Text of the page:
Just a followup on last night's live blogging, trying to explain the frustration with Lieberman.
When word leaked that Lieberman was seriously being considered as McCain's VP, the far right went beserk, and for fairly good reasons. On taxes, health care, social security, global warming, abortion, gay rights, energy policy, etc, he is solidly in line with the mainstream Democratic party. It's only on national security, and more generally foreign policy, that he sides with the Republicans. Now, you could reasonably make the argument that national security is just so important that it overrides all those other issues, but Lieberman isn't making that argument. In fact, he's said pretty explicitly that all those other issues are the reason he still self-identifies as a Democrat, and not a Republican. But that just doesn't make sense; the party you identify with is the one that reflects the views on the issues that you hold to be most important. So what Lieberman is saying is that when it comes to electing a president national security is so important to him that it means making all those other reasons secondary, but when it comes to self-identification it's all those other reasons that are most important, and national-security is secondary.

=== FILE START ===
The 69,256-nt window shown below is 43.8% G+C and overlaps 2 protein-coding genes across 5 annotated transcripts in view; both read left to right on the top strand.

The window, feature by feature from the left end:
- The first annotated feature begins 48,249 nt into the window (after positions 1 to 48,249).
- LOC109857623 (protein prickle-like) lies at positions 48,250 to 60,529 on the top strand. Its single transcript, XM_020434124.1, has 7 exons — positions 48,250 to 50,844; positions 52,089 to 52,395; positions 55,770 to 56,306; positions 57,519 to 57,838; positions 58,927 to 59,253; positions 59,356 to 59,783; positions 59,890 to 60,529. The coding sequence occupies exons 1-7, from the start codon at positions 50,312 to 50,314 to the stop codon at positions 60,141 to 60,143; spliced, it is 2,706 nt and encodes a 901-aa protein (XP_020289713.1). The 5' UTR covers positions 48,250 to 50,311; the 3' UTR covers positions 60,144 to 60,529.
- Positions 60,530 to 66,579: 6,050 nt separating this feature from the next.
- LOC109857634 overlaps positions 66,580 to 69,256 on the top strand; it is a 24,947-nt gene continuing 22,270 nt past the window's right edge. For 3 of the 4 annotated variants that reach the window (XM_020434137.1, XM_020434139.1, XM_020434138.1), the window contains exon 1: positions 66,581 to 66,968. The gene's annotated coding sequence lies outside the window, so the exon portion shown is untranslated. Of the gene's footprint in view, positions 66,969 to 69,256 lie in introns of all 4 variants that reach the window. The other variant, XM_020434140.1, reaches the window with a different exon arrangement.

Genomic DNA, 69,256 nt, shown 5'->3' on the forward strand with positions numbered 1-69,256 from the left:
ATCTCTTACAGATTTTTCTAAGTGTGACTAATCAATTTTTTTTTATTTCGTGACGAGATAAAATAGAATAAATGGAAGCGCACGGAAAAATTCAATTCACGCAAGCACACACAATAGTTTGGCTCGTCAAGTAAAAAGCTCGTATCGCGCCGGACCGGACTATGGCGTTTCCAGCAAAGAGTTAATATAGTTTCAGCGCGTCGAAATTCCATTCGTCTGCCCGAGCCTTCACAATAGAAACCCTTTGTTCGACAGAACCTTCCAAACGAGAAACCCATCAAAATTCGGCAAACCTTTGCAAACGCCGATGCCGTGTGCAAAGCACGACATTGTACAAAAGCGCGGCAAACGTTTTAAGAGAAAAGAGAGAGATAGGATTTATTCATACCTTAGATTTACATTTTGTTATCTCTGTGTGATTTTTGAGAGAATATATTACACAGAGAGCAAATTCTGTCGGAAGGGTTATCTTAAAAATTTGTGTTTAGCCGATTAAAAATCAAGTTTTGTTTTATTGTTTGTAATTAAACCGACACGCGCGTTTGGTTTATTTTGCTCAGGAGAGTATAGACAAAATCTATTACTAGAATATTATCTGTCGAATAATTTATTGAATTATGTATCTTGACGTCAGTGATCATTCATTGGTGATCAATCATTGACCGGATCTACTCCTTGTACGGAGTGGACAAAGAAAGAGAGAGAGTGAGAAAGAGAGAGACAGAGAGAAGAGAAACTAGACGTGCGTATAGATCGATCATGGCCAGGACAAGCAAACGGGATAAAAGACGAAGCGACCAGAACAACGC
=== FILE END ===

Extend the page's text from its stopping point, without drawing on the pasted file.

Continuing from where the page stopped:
And on TOP of that, there's Lieberman's play to the press during all this. The media loves prominent politicians of one party endorsing a candidate of the other party, and so loves to cover Lieberman ... and Lieberman loves to be covered. There's a big difference between endorsing a candidate of the opposing party, and endorsing a candidate of the opposing party during a prime-time address at their national convention. And while he talks in great detail about the single issue that's causing him to endorse McCain, he never talks about any of the multitude of issues where he strongly disagrees with McCain, never talks about why he still considers himself a Democrat, which is what makes the media cover the story in the first place.